J Biomech 2020 04 25;103:109687. Epub 2020 Feb 25.

School of Kinesiology, University of Michigan, Ann Arbor, MI, USA; Department of Biomedical Engineering, University of Michigan, Ann Arbor, MI, USA. Electronic address:

Ultrasound shear wave elastography (SWE) can provide accurate in vivo measurements of the effect of advanced age on muscle elasticity. Our objective was to determine whether passive muscle elasticity was influenced by posture, chronological age, sex, body mass index, and clinical measures of upper extremity function for healthy adults. The dominant arm of 33 male and 33 female participants (ranging from 20 to 89 years old) was examined using a Supersonic Imagine Aixplorer ultrasound SWE system. The mean and standard deviation of shear wave velocity (SWV) was measured from elastography maps for five upper extremity muscles examined at rest: anterior deltoid (AD), biceps brachii (BB), clavicular (CL) and sternocostal (SC) region of the pectoralis major and middle trapezius (MT). Linear mixed models for each muscle were used to assess how SWV was influenced by humeral elevation, chronological age, sex, BMI and three functional measures. All significances are reported at α = 0.05. Humeral elevation influenced shear wave velocity at a statistically significant level for AD, BB, SC and MT (all p < 0.047). Chronological age was a significant predictor of mean SWV for the sternocostal region of the pectoralis major and the middle trapezius (both p < 0.03). These same muscles were also less homogenous (based on their standard deviations) with increased age, particularly for female participants. Performance-based functional assessments of the upper extremity were predictors of mean SWV for the clavicular region of the pectoralis major (all p < 0.04). These results suggest ultrasound SWE has potential utility for assessing age-related changes to muscle elasticity, but these associations were muscle-dependent.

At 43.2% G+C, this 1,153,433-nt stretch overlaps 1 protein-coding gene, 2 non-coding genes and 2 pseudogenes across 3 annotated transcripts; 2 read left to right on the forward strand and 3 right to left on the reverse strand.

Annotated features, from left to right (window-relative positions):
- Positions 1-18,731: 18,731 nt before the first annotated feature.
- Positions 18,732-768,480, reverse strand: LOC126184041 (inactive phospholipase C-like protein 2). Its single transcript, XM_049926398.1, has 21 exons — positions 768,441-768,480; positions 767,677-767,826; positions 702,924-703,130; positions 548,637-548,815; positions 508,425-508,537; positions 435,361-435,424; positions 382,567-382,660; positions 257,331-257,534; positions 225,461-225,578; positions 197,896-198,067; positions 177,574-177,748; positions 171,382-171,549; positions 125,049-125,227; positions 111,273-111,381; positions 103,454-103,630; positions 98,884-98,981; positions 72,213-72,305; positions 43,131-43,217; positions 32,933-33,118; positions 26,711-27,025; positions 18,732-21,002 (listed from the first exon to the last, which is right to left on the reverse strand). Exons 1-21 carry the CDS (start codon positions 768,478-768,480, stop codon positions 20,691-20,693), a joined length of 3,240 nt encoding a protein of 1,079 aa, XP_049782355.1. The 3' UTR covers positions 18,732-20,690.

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http://dx.doi.org/10.1016/j.jbiomech.2020.109687DOI Listing
http://www.ncbi.nlm.nih.gov/pmc/articles/PMC7168868PMC
April 2020

Development of a hospital reiki training program: training volunteers to provide reiki to patients, families, and staff in the acute care setting.

Dimens Crit Care Nurs 2014 Jan-Feb;33(1):15-21